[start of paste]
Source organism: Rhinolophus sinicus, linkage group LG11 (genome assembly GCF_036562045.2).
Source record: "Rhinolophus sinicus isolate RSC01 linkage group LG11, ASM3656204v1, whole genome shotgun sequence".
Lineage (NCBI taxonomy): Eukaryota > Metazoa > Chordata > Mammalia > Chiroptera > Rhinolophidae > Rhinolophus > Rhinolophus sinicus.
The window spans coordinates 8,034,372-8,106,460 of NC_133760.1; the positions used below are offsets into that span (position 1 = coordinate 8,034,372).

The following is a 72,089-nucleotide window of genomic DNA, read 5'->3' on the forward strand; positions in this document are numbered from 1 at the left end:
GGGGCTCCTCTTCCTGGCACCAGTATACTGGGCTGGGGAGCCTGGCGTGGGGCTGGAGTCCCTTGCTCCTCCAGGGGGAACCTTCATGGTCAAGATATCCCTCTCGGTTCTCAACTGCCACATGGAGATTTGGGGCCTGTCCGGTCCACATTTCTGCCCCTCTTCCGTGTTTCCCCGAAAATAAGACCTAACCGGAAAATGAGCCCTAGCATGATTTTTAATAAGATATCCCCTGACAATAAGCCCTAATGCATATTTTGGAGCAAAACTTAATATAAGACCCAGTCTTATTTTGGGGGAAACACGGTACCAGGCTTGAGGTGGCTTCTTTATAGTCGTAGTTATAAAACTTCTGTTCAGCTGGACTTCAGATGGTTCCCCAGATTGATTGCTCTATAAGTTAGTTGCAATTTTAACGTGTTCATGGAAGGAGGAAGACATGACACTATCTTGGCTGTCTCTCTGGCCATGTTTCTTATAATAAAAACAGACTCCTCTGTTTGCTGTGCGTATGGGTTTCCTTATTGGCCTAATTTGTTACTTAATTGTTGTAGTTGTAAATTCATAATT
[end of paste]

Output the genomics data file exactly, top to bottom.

Source organism: Rhinolophus sinicus, linkage group LG11 (genome assembly GCF_036562045.2).
Source record: "Rhinolophus sinicus isolate RSC01 linkage group LG11, ASM3656204v1, whole genome shotgun sequence".
Lineage (NCBI taxonomy): Eukaryota > Metazoa > Chordata > Mammalia > Chiroptera > Rhinolophidae > Rhinolophus > Rhinolophus sinicus.
The window spans coordinates 8,034,372-8,106,460 of NC_133760.1; the positions used below are offsets into that span (position 1 = coordinate 8,034,372).

The following is a 72,089-nucleotide window of genomic DNA, read 5'->3' on the forward strand; positions in this document are numbered from 1 at the left end:
GGGGCTCCTCTTCCTGGCACCAGTATACTGGGCTGGGGAGCCTGGCGTGGGGCTGGAGTCCCTTGCTCCTCCAGGGGGAACCTTCATGGTCAAGATATCCCTCTCGGTTCTCAACTGCCACATGGAGATTTGGGGCCTGTCCGGTCCACATTTCTGCCCCTCTTCCGTGTTTCCCCGAAAATAAGACCTAACCGGAAAATGAGCCCTAGCATGATTTTTAATAAGATATCCCCTGACAATAAGCCCTAATGCATATTTTGGAGCAAAACTTAATATAAGACCCAGTCTTATTTTGGGGGAAACACGGTACCAGGCTTGAGGTGGCTTCTTTATAGTCGTAGTTATAAAACTTCTGTTCAGCTGGACTTCAGATGGTTCCCCAGATTGATTGCTCTATAAGTTAGTTGCAATTTTAACGTGTTCATGGAAGGAGGAAGACATGACACTATCTTGGCTGTCTCTCTGGCCATGTTTCTTATAATAAAAACAGACTCCTCTGTTTGCTGTGCGTATGGGTTTCCTTATTGGCCTAATTTGTTACTTAATTGTTGTAGTTGTAAATTCATAATT